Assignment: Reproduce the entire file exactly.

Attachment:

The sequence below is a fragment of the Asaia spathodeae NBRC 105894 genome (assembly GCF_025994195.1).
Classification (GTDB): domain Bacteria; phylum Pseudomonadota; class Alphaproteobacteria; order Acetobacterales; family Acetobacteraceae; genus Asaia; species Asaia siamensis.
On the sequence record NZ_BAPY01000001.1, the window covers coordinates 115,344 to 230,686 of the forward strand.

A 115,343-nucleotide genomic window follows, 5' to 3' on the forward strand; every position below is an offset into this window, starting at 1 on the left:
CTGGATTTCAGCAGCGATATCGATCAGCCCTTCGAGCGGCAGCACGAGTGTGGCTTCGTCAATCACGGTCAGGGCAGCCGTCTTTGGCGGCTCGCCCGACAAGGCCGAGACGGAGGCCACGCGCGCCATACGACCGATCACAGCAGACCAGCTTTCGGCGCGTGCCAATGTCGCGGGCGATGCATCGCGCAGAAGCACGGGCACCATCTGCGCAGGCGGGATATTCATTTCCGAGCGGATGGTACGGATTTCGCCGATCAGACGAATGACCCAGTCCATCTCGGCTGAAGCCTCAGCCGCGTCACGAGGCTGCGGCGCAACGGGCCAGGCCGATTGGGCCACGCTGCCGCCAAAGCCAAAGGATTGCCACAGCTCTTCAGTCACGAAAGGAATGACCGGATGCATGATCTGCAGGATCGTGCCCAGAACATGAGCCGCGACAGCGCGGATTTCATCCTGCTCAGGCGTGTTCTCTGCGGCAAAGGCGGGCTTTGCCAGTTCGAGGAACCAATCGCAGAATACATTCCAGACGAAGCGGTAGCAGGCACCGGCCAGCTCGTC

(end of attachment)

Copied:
The sequence below is a fragment of the Asaia spathodeae NBRC 105894 genome (assembly GCF_025994195.1).
Classification (GTDB): domain Bacteria; phylum Pseudomonadota; class Alphaproteobacteria; order Acetobacterales; family Acetobacteraceae; genus Asaia; species Asaia siamensis.
On the sequence record NZ_BAPY01000001.1, the window covers coordinates 115,344 to 230,686 of the forward strand.

A 115,343-nucleotide genomic window follows, 5' to 3' on the forward strand; every position below is an offset into this window, starting at 1 on the left:
CTGGATTTCAGCAGCGATATCGATCAGCCCTTCGAGCGGCAGCACGAGTGTGGCTTCGTCAATCACGGTCAGGGCAGCCGTCTTTGGCGGCTCGCCCGACAAGGCCGAGACGGAGGCCACGCGCGCCATACGACCGATCACAGCAGACCAGCTTTCGGCGCGTGCCAATGTCGCGGGCGATGCATCGCGCAGAAGCACGGGCACCATCTGCGCAGGCGGGATATTCATTTCCGAGCGGATGGTACGGATTTCGCCGATCAGACGAATGACCCAGTCCATCTCGGCTGAAGCCTCAGCCGCGTCACGAGGCTGCGGCGCAACGGGCCAGGCCGATTGGGCCACGCTGCCGCCAAAGCCAAAGGATTGCCACAGCTCTTCAGTCACGAAAGGAATGACCGGATGCATGATCTGCAGGATCGTGCCCAGAACATGAGCCGCGACAGCGCGGATTTCATCCTGCTCAGGCGTGTTCTCTGCGGCAAAGGCGGGCTTTGCCAGTTCGAGGAACCAATCGCAGAATACATTCCAGACGAAGCGGTAGCAGGCACCGGCCAGCTCGTC